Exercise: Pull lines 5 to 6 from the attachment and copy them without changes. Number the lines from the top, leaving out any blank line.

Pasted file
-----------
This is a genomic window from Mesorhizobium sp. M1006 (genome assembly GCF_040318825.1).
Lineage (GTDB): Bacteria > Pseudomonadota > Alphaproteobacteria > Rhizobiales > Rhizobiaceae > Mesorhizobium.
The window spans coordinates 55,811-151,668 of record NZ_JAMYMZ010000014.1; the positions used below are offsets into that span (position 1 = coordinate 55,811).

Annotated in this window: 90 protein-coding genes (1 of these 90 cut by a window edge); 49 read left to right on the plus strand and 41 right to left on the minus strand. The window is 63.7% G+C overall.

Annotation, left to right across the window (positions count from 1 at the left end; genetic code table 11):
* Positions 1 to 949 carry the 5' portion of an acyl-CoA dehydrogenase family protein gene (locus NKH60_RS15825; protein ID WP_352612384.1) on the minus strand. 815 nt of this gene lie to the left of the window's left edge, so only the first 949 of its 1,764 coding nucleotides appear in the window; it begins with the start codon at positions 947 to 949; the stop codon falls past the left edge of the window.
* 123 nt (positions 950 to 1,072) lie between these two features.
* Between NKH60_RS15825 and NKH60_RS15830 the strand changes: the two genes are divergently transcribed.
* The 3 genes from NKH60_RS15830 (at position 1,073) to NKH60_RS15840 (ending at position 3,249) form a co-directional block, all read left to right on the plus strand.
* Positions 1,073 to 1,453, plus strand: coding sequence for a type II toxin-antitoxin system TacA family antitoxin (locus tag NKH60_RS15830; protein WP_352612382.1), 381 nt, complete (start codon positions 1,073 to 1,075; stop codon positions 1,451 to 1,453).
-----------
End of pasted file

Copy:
Annotation, left to right across the window (positions count from 1 at the left end; genetic code table 11):
* Positions 1 to 949 carry the 5' portion of an acyl-CoA dehydrogenase family protein gene (locus NKH60_RS15825; protein ID WP_352612384.1) on the minus strand. 815 nt of this gene lie to the left of the window's left edge, so only the first 949 of its 1,764 coding nucleotides appear in the window; it begins with the start codon at positions 947 to 949; the stop codon falls past the left edge of the window.